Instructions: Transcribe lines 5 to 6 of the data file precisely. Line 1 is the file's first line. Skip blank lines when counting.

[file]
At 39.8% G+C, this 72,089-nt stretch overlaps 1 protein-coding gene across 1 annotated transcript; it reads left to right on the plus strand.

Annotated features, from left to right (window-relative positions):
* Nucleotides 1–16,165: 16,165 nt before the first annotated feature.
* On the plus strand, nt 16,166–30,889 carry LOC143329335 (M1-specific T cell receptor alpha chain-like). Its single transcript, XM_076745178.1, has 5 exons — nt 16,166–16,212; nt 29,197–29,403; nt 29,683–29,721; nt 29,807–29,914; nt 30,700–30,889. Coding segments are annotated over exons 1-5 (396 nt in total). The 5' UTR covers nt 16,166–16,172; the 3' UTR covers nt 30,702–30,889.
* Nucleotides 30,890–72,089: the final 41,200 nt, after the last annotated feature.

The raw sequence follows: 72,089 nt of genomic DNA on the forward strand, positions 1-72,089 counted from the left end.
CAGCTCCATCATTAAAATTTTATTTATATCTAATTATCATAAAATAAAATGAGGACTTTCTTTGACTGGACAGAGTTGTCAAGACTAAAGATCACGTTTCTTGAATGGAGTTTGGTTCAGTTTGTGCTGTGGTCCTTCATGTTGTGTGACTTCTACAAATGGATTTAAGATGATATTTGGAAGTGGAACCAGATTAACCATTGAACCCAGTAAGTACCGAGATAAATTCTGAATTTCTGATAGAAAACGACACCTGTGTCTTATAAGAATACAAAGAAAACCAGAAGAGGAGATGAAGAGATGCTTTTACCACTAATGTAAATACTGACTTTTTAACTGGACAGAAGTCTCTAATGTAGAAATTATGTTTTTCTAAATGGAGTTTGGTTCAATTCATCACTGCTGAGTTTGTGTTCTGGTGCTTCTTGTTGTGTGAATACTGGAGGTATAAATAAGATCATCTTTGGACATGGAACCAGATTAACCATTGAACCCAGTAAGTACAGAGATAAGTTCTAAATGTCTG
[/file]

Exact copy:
* Nucleotides 30,890–72,089: the final 41,200 nt, after the last annotated feature.

The raw sequence follows: 72,089 nt of genomic DNA on the forward strand, positions 1-72,089 counted from the left end.